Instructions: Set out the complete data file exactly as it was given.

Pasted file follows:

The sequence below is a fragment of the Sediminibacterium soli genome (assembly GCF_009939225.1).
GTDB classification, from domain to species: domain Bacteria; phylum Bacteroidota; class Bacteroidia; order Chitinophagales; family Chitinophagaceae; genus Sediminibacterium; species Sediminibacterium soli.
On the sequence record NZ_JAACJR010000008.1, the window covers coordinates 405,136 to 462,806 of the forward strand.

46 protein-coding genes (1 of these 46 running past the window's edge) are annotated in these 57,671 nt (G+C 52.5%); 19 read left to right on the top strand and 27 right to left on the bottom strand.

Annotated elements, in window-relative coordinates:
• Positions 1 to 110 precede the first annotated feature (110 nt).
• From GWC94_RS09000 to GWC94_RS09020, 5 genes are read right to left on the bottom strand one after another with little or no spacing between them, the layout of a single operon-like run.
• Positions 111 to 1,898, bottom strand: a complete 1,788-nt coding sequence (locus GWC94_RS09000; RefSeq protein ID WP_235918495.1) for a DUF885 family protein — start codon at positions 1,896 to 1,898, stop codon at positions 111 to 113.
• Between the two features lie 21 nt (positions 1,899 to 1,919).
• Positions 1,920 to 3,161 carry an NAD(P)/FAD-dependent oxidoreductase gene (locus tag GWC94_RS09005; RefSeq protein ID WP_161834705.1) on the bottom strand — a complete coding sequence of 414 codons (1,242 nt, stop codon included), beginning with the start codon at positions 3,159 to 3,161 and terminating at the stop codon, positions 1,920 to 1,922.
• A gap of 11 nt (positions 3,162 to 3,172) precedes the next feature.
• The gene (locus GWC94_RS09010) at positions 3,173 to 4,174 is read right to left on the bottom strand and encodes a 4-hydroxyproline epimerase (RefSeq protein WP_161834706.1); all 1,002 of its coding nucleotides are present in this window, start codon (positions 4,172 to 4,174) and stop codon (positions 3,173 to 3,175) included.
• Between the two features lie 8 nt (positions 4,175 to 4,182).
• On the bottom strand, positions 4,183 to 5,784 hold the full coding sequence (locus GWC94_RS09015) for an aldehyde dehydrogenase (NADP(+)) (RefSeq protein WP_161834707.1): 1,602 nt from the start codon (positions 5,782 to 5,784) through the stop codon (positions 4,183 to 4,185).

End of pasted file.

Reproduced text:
The sequence below is a fragment of the Sediminibacterium soli genome (assembly GCF_009939225.1).
GTDB classification, from domain to species: domain Bacteria; phylum Bacteroidota; class Bacteroidia; order Chitinophagales; family Chitinophagaceae; genus Sediminibacterium; species Sediminibacterium soli.
On the sequence record NZ_JAACJR010000008.1, the window covers coordinates 405,136 to 462,806 of the forward strand.

46 protein-coding genes (1 of these 46 running past the window's edge) are annotated in these 57,671 nt (G+C 52.5%); 19 read left to right on the top strand and 27 right to left on the bottom strand.

Annotated elements, in window-relative coordinates:
• Positions 1 to 110 precede the first annotated feature (110 nt).
• From GWC94_RS09000 to GWC94_RS09020, 5 genes are read right to left on the bottom strand one after another with little or no spacing between them, the layout of a single operon-like run.
• Positions 111 to 1,898, bottom strand: a complete 1,788-nt coding sequence (locus GWC94_RS09000; RefSeq protein ID WP_235918495.1) for a DUF885 family protein — start codon at positions 1,896 to 1,898, stop codon at positions 111 to 113.
• Between the two features lie 21 nt (positions 1,899 to 1,919).
• Positions 1,920 to 3,161 carry an NAD(P)/FAD-dependent oxidoreductase gene (locus tag GWC94_RS09005; RefSeq protein ID WP_161834705.1) on the bottom strand — a complete coding sequence of 414 codons (1,242 nt, stop codon included), beginning with the start codon at positions 3,159 to 3,161 and terminating at the stop codon, positions 1,920 to 1,922.
• A gap of 11 nt (positions 3,162 to 3,172) precedes the next feature.
• The gene (locus GWC94_RS09010) at positions 3,173 to 4,174 is read right to left on the bottom strand and encodes a 4-hydroxyproline epimerase (RefSeq protein WP_161834706.1); all 1,002 of its coding nucleotides are present in this window, start codon (positions 4,172 to 4,174) and stop codon (positions 3,173 to 3,175) included.
• Between the two features lie 8 nt (positions 4,175 to 4,182).
• On the bottom strand, positions 4,183 to 5,784 hold the full coding sequence (locus GWC94_RS09015) for an aldehyde dehydrogenase (NADP(+)) (RefSeq protein WP_161834707.1): 1,602 nt from the start codon (positions 5,782 to 5,784) through the stop codon (positions 4,183 to 4,185).